GAZA (Reuters) - Hamas set out its conditions on Wednesday for a ceasefire with Israel, calling for an end to all acts of Israeli “aggression” in the Gaza Strip and West Bank and the reopening of Gaza border crossings.
Hamas is demanding a say in the future functioning of the crossings, a condition rejected by Israel.
Hamas’s terms mirrored proposals raised by Egyptian mediators trying to piece together a truce deal, which would also end Gaza rocket attacks on Israel by militants from Hamas and other Palestinian groups.
Violence has declined sharply over the past week. A ceasefire could foster progress in U.S.-brokered peace talks between Israel and Palestinian President Mahmoud Abbas, whose Fatah faction lost control of the Gaza Strip to Hamas last June.
“There must be a commitment by Israel to end all acts of aggression against our people, assassinations, killings and raids, and lift the (Gaza) siege and reopen the crossings,” Ismail Haniyeh, leader of Hamas’s administration in the Gaza Strip, said in a speech.
A ceasefire, he said, should be “reciprocal, comprehensive and simultaneous”, apply both to the Gaza Strip and the West Bank and be approved by other Palestinian factions.
“We will not abandon you, our people in the West Bank,” Haniyeh said. “Aggression against you is aggression against us.”
Hamas had previously been vague about whether it would insist on including the West Bank in any Gaza truce.
A spokesman for Israeli Prime Minister Ehud Olmert -- in a nod to a de facto truce -- said there was “no need for negotiations” on a ceasefire in the Gaza Strip.
“We can have calm in the south if there is a total absence of rocket and missile fire from the Gaza Strip into Israel, if Hamas ceases terrorist operations against Israelis, and if there is an end to illegal smuggling of weapons and ammunition into the Gaza Strip,” said the spokesman, Mark Regev.
Regev appeared to rebuff the idea of halting Israeli military operations in the occupied West Bank, saying it would be irresponsible “not to defend ourselves against ... hard-core terrorists” there.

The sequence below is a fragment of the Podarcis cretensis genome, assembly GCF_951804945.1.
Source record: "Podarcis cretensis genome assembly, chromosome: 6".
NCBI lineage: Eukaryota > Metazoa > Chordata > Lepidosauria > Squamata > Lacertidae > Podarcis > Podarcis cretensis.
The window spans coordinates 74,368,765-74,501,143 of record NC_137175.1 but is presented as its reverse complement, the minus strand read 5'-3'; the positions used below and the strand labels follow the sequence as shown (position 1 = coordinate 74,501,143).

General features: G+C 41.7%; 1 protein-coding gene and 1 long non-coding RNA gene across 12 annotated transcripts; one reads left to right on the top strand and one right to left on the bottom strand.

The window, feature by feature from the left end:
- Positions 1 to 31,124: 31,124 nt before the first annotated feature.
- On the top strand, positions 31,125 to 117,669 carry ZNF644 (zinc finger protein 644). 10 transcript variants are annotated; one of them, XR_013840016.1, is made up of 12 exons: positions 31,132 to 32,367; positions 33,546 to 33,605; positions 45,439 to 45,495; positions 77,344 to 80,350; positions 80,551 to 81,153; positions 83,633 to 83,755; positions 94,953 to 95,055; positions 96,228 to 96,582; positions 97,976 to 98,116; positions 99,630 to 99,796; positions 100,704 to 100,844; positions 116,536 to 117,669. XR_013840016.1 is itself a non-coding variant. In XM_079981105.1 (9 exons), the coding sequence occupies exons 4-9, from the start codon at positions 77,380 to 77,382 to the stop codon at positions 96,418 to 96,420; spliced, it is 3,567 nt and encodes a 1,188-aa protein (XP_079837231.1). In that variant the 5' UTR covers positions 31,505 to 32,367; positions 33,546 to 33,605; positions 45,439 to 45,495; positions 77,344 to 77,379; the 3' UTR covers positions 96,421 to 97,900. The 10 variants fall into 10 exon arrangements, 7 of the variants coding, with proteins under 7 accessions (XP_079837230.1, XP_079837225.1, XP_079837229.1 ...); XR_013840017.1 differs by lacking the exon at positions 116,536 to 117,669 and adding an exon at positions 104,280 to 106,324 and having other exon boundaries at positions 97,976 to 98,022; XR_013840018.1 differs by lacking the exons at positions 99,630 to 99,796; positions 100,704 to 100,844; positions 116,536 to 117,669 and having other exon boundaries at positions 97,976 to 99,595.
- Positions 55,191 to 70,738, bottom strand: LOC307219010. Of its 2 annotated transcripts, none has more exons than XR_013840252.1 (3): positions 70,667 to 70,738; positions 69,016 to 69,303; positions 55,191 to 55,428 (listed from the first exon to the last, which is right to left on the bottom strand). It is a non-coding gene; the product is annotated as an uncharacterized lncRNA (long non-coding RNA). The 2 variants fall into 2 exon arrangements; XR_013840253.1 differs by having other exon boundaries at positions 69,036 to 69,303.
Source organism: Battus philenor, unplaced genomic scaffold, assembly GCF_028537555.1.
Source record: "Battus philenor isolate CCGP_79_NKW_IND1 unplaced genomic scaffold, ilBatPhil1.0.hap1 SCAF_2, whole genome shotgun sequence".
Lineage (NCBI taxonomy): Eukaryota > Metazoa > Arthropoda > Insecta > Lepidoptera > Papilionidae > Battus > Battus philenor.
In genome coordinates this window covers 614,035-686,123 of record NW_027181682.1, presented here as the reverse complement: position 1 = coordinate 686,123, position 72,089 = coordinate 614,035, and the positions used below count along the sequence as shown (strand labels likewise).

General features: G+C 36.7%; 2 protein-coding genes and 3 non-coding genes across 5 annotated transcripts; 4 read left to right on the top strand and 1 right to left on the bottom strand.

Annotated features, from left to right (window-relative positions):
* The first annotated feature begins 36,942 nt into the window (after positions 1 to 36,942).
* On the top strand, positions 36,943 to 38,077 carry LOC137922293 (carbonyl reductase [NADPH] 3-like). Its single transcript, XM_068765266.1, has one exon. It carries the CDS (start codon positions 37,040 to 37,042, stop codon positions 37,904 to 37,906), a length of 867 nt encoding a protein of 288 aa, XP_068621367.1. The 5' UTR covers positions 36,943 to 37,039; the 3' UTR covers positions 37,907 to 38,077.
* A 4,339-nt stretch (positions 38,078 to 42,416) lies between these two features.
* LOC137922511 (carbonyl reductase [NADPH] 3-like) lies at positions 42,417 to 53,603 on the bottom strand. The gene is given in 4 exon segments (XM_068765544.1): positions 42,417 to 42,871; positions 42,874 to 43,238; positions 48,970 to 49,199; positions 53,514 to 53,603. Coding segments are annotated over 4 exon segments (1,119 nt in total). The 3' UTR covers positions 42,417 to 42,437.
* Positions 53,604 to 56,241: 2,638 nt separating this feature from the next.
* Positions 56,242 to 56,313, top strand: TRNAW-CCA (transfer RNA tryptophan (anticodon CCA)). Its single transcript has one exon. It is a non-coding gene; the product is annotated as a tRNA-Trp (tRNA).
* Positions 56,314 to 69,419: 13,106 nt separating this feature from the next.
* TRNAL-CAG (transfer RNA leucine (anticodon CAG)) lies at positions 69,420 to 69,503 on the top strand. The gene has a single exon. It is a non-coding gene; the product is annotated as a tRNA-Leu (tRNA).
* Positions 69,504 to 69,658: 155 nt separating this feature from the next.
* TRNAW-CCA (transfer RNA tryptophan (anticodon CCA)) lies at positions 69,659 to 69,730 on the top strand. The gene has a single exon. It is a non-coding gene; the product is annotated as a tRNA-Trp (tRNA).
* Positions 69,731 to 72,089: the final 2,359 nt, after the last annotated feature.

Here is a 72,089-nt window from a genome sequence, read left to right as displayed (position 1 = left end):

He said Israel would not agree to the reopening of border crossings with the Gaza Strip if Hamas has any role “whatsoever” in their functioning.
Rocket salvoes from the Gaza Strip have tailed off since Israel ended an offensive in the territory nine days ago that killed 120 Palestinians. Israel has not raided the area since wrapping up the operation.
Egypt has stepped up truce efforts -- amid Israeli leaders’ insistence they are not negotiating with Hamas. The Islamist group has spurned Western demands to recognize Israel and renounce violence.
Israel tightened its Gaza border restrictions, worsening humanitarian conditions, after the Hamas takeover nine months ago. Israel is under international pressure not to cause the Gaza Strip’s 1.5 million inhabitants more hardship.
A reopening of the Rafah crossing between Gaza and Egypt could be key to improving conditions for ordinary Palestinians.
Hamas officials have insisted in talks with Egypt it had a key role in any re-operation of Rafah but did not oppose joint administration of the facility with Fatah loyalists.
A senior Israeli official, speaking on condition of anonymity, said current proposals giving Abbas formal authority over the crossings were unacceptable because Hamas would have effective control behind the scenes.
“Unfortunately, what appears to be proposed now, is a situation whereby Hamas would have real control of the crossings, something that is unacceptable,” the official said.
After Hamas’s takeover of the Gaza Strip last year from Abbas’s Fatah faction, Abbas fired the Hamas-led government and appointed a new Western-backed cabinet in the West Bank.
A Hamas leader and envoys from the Fatah-dominated PLO plan separate visits to Yemen to discuss Yemeni President Ali Abdullah Saleh’s reconciliation initiative.
Palestinian officials said Khaled Meshaal, seeking to amend the Yemeni ideas, would head a Hamas delegation but leave the country before the PLO representatives arrive.
Additional reporting by Adam Entous in Jerusalem, Writing by Jeffrey Heller in Jerusalem, Editing by Dominic Evans
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